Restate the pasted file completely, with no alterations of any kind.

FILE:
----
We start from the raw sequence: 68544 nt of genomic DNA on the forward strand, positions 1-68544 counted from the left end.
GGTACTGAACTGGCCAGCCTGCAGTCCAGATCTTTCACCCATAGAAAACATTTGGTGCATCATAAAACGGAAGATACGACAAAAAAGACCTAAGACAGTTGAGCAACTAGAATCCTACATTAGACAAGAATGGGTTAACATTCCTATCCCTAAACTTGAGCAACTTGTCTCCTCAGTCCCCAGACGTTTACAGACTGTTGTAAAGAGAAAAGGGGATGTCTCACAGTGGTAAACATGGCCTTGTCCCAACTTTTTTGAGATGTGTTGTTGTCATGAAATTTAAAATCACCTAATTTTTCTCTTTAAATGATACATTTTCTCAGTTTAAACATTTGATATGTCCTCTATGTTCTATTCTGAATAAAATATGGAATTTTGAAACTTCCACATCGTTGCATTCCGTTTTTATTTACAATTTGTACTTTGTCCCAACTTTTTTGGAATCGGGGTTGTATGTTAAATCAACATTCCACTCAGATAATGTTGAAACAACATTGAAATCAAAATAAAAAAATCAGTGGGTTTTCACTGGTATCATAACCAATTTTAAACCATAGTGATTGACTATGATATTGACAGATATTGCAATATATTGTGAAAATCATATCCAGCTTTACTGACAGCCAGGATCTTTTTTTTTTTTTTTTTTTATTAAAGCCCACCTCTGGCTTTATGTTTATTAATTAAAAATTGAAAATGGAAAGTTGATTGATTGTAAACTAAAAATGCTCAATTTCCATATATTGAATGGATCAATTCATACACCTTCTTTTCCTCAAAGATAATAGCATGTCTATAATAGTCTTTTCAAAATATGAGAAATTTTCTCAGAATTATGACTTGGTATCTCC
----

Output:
We start from the raw sequence: 68544 nt of genomic DNA on the forward strand, positions 1-68544 counted from the left end.
GGTACTGAACTGGCCAGCCTGCAGTCCAGATCTTTCACCCATAGAAAACATTTGGTGCATCATAAAACGGAAGATACGACAAAAAAGACCTAAGACAGTTGAGCAACTAGAATCCTACATTAGACAAGAATGGGTTAACATTCCTATCCCTAAACTTGAGCAACTTGTCTCCTCAGTCCCCAGACGTTTACAGACTGTTGTAAAGAGAAAAGGGGATGTCTCACAGTGGTAAACATGGCCTTGTCCCAACTTTTTTGAGATGTGTTGTTGTCATGAAATTTAAAATCACCTAATTTTTCTCTTTAAATGATACATTTTCTCAGTTTAAACATTTGATATGTCCTCTATGTTCTATTCTGAATAAAATATGGAATTTTGAAACTTCCACATCGTTGCATTCCGTTTTTATTTACAATTTGTACTTTGTCCCAACTTTTTTGGAATCGGGGTTGTATGTTAAATCAACATTCCACTCAGATAATGTTGAAACAACATTGAAATCAAAATAAAAAAATCAGTGGGTTTTCACTGGTATCATAACCAATTTTAAACCATAGTGATTGACTATGATATTGACAGATATTGCAATATATTGTGAAAATCATATCCAGCTTTACTGACAGCCAGGATCTTTTTTTTTTTTTTTTTTTATTAAAGCCCACCTCTGGCTTTATGTTTATTAATTAAAAATTGAAAATGGAAAGTTGATTGATTGTAAACTAAAAATGCTCAATTTCCATATATTGAATGGATCAATTCATACACCTTCTTTTCCTCAAAGATAATAGCATGTCTATAATAGTCTTTTCAAAATATGAGAAATTTTCTCAGAATTATGACTTGGTATCTCC